I'm looking for an authoritative answer, backed by data. A friend asked me the other day whether he would benefit from plugging his mouse into a USB 3.0 port instead of an available 2.0 port. I flippantly replied that it would make no difference at all. Certainly I'm not the only one to think that. See answers on:

Intuitively, I don't think data throughput should be an issue. Mice worked fine over a serial port, and those transfer at a maximum of 112.5 Kbps. USB 1.0 runs at 1.5Mbps (slow) or 12Mbps (fast). USB 2.0 can handle 480Mbps, and 3.0 can reach 5 Gbps.

But what about response speed? Are there published studies of response time between USB 2.0 and 3.0 ports?

My question is, was I right? Would it matter if I have a really fancy mouse? Can my friend safely blame his loss in League of Legends on his slow USB port?


6 Answers 6

  1. A mouse is a slow device (the old PS/2 standard was RS232C-based), so USB1 is more than adequate.
  2. USB3 ports have extra connectors for the high-speed transfers, but also have standard USB2 connectors for backwards compatibility.
  3. Unless your mouse has these connectors (and I cannot imagine that any mouse has) it will connect via USB2 in a USB3 connector.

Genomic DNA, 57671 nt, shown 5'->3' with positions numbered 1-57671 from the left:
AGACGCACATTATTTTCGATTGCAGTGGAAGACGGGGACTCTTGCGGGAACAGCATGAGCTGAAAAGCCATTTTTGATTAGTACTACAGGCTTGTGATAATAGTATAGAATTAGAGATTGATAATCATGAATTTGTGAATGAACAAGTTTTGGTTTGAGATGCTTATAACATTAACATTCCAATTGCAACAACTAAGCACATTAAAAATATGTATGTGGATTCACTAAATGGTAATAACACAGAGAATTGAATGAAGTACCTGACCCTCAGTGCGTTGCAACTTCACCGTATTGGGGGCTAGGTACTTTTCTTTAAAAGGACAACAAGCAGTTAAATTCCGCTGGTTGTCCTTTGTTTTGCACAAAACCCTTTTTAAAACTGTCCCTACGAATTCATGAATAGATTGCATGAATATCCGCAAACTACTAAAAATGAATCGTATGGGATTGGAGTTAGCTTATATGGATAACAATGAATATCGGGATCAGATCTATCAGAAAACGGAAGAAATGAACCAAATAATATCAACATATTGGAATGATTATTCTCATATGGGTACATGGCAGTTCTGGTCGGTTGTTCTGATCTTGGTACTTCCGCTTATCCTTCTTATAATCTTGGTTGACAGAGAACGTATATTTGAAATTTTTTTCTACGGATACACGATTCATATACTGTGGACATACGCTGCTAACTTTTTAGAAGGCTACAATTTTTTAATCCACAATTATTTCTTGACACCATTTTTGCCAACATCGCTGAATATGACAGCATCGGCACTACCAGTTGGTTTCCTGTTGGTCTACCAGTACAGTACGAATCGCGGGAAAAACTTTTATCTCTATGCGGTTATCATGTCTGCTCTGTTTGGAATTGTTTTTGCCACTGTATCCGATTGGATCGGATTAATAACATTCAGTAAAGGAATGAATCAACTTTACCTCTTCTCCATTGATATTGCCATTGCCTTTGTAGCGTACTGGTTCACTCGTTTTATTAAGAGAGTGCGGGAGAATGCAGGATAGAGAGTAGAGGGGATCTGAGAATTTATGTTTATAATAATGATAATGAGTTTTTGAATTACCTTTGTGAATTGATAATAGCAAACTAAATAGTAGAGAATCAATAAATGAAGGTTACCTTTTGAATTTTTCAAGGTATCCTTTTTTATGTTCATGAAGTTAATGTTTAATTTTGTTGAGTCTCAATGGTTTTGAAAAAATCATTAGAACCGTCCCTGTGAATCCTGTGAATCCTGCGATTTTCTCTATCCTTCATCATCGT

So you are entirely correct: plugging a mouse into a USB3 connector confers no benefit whatever. If a mouse responds slowly, it is because something else is hogging the CPU to the detriment of the mouse driver.

  • 3
    It is a good point that the mouse isn't even going to use USB 3 even if connected to such a port. I would just like to add to that by saying that it's likely to not even use USB 2; the USB controller in a mouse isn't likely to support anything beyond USB 1.1.
    – Dolda2000
    Commented Jul 21, 2014 at 8:06
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    @Dolda2000: A device using USB1.1 will force the port to use USB1.1, which is Not A Good Thing (it has various quirks in addition to being sloooow); most mice I could get my hands on report as USB 2.0 devices. Commented Jul 28, 2014 at 13:46